In 1951, in keeping with the image being built for foreign consumption, the Canadian government overhauled the Indian Act. Some of its most obnoxious provisions were repealed and a few others were added. This was also a year when both the Mi'kmaq and African Nova Scotian communities began to stir and make headway towards organizing an effective attack against racial bigotry in Nova Scotia. These efforts were encouraged by the displays of courage of heroic individuals spearheading the fight against racial segregation in the southern United States. From among them, such men as the Reverend Martin Luther King Jr. provided inspirational role models for the two peoples in organizing their own strategies to achieve racial equality and justice.

However, given the entrenched racist attitudes within the province's White community, the two peoples of colour knew that the battle for racial equality in Nova Scotia and in Canada would not be easily won. This has proven to be true. Racism is a disease that is most easily weeded out generation by generation; some progress can be made with older generations, but it is among the young that real change is possible. Thus, I can foresee a time in the twenty-first century when we can declare that the fight for equality has mostly prevailed!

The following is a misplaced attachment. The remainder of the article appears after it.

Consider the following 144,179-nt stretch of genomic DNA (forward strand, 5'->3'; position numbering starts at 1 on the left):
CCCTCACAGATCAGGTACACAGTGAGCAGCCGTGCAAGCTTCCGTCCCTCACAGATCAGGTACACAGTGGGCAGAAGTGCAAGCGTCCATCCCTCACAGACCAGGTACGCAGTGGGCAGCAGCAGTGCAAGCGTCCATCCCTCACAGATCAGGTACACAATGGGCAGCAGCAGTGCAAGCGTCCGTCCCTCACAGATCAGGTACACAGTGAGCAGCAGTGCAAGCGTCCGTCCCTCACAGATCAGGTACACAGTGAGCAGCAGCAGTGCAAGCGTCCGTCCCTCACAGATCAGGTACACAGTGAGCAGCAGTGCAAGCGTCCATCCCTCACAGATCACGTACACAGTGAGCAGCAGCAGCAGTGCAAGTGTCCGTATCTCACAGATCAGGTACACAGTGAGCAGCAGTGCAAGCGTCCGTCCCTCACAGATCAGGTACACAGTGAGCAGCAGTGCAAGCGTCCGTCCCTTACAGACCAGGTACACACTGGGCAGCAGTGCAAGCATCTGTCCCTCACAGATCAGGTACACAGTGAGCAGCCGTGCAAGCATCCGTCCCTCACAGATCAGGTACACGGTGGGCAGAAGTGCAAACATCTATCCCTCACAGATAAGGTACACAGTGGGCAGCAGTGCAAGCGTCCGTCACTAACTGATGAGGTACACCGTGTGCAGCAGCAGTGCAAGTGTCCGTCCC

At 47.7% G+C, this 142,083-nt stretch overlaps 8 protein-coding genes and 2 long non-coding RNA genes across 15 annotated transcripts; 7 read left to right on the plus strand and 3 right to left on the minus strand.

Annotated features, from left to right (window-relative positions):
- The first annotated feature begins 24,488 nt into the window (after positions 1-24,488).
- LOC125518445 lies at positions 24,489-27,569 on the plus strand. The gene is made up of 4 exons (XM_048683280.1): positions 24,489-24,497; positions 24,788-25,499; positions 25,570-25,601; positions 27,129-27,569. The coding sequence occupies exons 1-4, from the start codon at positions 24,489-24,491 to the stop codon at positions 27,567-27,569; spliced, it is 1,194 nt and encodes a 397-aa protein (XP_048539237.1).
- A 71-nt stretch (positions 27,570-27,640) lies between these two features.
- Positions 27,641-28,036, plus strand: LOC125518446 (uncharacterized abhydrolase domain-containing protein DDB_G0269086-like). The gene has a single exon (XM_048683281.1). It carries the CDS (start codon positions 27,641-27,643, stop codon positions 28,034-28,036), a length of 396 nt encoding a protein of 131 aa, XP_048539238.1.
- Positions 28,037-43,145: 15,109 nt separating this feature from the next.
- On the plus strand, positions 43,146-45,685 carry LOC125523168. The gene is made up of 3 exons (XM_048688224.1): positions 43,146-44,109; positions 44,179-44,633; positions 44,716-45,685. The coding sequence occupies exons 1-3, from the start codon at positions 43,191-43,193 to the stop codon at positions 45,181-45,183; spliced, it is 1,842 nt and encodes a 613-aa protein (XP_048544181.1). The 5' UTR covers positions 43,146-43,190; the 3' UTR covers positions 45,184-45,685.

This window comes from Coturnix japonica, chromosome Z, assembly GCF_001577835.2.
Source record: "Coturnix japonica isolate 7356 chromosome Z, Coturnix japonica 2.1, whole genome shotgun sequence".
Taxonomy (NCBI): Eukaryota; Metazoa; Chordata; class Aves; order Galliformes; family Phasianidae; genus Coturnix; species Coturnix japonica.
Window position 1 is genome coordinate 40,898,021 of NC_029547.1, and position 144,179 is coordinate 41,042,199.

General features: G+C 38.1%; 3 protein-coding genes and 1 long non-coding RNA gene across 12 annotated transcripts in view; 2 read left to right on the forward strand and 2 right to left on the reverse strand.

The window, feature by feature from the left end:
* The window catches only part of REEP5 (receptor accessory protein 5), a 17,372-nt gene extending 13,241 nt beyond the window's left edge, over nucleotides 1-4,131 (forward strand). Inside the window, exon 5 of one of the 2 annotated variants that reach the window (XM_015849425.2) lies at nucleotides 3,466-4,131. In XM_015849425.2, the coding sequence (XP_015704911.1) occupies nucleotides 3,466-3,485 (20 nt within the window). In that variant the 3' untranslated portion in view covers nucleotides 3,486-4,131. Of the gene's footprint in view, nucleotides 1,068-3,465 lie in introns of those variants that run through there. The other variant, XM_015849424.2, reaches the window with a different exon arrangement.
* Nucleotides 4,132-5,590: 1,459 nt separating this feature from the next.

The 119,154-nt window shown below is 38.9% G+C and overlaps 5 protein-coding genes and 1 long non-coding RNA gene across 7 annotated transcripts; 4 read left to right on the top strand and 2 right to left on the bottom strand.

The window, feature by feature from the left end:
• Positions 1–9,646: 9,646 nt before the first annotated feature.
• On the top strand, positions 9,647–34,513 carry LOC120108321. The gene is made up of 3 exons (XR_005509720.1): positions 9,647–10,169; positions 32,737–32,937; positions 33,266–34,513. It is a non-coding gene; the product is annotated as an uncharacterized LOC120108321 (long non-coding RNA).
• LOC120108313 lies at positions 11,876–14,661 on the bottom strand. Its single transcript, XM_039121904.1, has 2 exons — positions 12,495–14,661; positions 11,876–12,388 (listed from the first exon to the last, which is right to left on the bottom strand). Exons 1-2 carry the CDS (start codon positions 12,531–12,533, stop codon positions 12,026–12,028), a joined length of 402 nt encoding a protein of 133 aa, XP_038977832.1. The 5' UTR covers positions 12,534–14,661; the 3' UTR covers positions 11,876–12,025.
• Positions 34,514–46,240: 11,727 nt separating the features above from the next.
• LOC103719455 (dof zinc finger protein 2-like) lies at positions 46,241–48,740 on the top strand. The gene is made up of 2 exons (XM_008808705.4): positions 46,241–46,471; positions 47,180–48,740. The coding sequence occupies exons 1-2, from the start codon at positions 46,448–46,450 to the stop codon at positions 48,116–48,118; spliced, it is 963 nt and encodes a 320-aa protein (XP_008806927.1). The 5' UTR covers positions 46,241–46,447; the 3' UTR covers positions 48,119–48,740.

"Our nation was born in genocide when it embraced the doctrine
that the original American, the Indian, was an inferior race."
Rev. Martin Luther King Jr.

All First Nation Peoples of the Americas were marginalized and adversely affected by the application of this colonial racist doctrine.

To read Dr. King's full speech click: "I Have a Dream"